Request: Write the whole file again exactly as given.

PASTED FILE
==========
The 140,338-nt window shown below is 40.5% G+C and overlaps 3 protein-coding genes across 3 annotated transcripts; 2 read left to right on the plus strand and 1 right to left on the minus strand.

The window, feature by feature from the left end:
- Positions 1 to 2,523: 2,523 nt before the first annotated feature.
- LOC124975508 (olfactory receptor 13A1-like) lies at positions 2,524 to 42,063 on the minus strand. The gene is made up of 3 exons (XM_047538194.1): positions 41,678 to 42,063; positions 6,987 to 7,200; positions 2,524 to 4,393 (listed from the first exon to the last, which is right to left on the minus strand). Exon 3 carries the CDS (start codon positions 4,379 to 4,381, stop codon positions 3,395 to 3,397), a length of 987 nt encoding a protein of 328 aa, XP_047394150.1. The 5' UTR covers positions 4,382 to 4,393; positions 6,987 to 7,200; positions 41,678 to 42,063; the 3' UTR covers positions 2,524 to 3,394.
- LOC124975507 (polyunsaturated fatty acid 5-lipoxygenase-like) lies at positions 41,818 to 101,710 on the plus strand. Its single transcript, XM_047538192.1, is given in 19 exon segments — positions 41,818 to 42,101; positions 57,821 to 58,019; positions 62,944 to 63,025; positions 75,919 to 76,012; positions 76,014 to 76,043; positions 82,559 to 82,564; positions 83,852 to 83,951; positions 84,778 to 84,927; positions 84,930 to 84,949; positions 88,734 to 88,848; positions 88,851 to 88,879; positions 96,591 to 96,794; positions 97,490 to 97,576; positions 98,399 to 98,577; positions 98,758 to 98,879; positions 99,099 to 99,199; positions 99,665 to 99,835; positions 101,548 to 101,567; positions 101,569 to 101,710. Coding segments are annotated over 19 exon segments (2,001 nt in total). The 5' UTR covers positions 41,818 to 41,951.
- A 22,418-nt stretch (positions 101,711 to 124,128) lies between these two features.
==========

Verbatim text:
The 140,338-nt window shown below is 40.5% G+C and overlaps 3 protein-coding genes across 3 annotated transcripts; 2 read left to right on the plus strand and 1 right to left on the minus strand.

The window, feature by feature from the left end:
- Positions 1 to 2,523: 2,523 nt before the first annotated feature.
- LOC124975508 (olfactory receptor 13A1-like) lies at positions 2,524 to 42,063 on the minus strand. The gene is made up of 3 exons (XM_047538194.1): positions 41,678 to 42,063; positions 6,987 to 7,200; positions 2,524 to 4,393 (listed from the first exon to the last, which is right to left on the minus strand). Exon 3 carries the CDS (start codon positions 4,379 to 4,381, stop codon positions 3,395 to 3,397), a length of 987 nt encoding a protein of 328 aa, XP_047394150.1. The 5' UTR covers positions 4,382 to 4,393; positions 6,987 to 7,200; positions 41,678 to 42,063; the 3' UTR covers positions 2,524 to 3,394.
- LOC124975507 (polyunsaturated fatty acid 5-lipoxygenase-like) lies at positions 41,818 to 101,710 on the plus strand. Its single transcript, XM_047538192.1, is given in 19 exon segments — positions 41,818 to 42,101; positions 57,821 to 58,019; positions 62,944 to 63,025; positions 75,919 to 76,012; positions 76,014 to 76,043; positions 82,559 to 82,564; positions 83,852 to 83,951; positions 84,778 to 84,927; positions 84,930 to 84,949; positions 88,734 to 88,848; positions 88,851 to 88,879; positions 96,591 to 96,794; positions 97,490 to 97,576; positions 98,399 to 98,577; positions 98,758 to 98,879; positions 99,099 to 99,199; positions 99,665 to 99,835; positions 101,548 to 101,567; positions 101,569 to 101,710. Coding segments are annotated over 19 exon segments (2,001 nt in total). The 5' UTR covers positions 41,818 to 41,951.
- A 22,418-nt stretch (positions 101,711 to 124,128) lies between these two features.